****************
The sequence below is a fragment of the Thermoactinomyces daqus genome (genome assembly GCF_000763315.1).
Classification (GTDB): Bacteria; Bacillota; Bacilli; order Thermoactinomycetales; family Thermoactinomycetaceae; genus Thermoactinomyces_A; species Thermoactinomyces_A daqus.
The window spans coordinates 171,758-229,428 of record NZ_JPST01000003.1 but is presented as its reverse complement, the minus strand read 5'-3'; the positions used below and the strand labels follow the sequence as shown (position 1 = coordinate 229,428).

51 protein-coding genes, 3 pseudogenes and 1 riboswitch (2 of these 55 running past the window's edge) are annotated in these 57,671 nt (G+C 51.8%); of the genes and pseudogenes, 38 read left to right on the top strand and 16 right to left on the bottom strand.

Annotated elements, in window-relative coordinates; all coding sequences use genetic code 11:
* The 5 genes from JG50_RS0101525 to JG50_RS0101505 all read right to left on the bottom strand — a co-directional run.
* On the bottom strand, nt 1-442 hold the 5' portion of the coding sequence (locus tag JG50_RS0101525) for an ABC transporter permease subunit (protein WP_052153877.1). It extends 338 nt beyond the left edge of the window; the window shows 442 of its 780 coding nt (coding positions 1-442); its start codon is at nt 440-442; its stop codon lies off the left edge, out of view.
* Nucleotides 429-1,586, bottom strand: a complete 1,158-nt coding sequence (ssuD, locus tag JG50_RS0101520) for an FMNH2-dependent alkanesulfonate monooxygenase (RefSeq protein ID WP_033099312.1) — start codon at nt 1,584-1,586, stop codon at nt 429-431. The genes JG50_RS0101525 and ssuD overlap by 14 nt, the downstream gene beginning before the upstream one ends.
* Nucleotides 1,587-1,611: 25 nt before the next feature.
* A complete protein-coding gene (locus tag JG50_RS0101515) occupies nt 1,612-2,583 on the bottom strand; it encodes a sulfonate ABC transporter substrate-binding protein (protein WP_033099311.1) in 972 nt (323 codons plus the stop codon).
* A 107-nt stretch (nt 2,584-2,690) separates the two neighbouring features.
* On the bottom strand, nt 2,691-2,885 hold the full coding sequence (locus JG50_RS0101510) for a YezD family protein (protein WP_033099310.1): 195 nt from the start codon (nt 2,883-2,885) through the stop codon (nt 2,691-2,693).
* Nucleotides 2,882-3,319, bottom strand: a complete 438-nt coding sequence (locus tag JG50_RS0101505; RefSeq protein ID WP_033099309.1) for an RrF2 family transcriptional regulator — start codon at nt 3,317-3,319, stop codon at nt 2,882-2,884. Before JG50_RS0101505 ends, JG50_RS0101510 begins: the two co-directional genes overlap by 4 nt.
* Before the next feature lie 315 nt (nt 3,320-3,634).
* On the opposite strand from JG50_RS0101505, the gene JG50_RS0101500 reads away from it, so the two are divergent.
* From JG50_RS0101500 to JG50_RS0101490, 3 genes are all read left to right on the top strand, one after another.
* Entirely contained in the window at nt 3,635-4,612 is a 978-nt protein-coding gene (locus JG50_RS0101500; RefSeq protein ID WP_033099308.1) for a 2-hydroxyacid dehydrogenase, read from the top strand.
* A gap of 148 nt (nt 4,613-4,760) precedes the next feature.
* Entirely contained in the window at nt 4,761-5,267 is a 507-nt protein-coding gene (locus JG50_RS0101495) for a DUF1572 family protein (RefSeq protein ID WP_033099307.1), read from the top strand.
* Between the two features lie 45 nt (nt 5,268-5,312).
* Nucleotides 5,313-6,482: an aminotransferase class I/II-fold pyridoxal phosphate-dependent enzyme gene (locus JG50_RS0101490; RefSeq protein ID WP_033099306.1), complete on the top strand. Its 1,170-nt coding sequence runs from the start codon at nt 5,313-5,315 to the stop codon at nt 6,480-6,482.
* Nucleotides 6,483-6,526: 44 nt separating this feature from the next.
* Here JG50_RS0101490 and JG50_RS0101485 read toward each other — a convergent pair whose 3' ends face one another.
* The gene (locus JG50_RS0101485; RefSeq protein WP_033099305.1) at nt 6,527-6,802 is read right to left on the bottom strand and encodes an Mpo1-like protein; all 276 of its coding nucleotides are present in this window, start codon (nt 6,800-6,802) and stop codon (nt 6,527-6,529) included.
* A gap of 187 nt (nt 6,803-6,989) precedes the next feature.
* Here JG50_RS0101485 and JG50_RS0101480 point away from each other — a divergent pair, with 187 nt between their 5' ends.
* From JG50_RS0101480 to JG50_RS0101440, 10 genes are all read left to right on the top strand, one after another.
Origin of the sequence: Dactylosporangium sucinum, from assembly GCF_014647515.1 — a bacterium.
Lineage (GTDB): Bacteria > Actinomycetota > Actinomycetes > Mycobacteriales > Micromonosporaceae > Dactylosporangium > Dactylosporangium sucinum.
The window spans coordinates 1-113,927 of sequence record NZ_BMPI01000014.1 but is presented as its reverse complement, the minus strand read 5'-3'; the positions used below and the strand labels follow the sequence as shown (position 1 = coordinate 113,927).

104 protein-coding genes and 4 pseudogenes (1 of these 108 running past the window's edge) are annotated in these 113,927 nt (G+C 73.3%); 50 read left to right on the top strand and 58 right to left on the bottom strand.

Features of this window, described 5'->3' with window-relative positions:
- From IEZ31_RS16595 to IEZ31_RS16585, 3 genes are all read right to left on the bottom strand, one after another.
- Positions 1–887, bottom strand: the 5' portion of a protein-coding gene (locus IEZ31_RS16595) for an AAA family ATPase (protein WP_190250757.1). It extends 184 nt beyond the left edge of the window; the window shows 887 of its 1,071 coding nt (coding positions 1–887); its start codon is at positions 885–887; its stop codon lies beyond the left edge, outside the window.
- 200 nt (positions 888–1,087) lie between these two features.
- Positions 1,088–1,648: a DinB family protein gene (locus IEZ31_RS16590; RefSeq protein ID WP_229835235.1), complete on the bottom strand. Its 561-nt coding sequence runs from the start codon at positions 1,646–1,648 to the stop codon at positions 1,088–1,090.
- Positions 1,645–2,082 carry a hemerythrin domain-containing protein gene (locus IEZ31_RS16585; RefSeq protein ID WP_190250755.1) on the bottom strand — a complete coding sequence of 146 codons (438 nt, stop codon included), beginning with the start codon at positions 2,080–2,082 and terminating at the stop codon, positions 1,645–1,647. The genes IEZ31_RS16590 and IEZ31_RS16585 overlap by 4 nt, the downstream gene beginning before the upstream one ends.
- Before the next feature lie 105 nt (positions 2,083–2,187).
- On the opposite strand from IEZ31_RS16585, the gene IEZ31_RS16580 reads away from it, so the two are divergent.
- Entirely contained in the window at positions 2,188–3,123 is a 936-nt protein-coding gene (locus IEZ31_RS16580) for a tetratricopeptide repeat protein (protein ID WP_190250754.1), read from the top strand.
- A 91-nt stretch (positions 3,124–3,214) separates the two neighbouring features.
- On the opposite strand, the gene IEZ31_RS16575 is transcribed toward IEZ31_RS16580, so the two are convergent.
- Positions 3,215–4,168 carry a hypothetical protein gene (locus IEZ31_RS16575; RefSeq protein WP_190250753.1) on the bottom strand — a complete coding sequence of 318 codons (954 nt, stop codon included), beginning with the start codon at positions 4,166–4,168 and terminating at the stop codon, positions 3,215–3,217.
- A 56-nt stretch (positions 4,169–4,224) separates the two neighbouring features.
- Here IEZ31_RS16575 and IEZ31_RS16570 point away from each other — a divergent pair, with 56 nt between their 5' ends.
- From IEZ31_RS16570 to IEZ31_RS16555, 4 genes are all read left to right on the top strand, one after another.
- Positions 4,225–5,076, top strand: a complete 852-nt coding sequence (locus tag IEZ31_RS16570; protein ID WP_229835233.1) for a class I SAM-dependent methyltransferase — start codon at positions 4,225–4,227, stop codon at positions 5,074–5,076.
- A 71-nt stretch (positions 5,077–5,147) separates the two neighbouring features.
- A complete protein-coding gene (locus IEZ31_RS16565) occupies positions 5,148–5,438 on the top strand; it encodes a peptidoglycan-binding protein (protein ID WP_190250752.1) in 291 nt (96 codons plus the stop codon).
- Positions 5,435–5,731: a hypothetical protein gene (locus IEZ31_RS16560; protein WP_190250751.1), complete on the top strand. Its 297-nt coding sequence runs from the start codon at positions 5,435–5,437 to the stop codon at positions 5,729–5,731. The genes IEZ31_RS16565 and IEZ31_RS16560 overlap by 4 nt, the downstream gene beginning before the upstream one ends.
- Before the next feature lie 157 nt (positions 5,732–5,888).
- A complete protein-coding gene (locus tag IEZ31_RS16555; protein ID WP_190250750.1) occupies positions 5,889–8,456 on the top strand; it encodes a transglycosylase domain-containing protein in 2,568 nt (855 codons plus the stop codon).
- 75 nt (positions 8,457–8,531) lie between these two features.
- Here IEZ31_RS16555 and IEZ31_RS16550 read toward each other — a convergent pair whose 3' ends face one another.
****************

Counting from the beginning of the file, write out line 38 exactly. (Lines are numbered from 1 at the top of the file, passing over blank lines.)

- Before the next feature lie 105 nt (positions 2,083–2,187).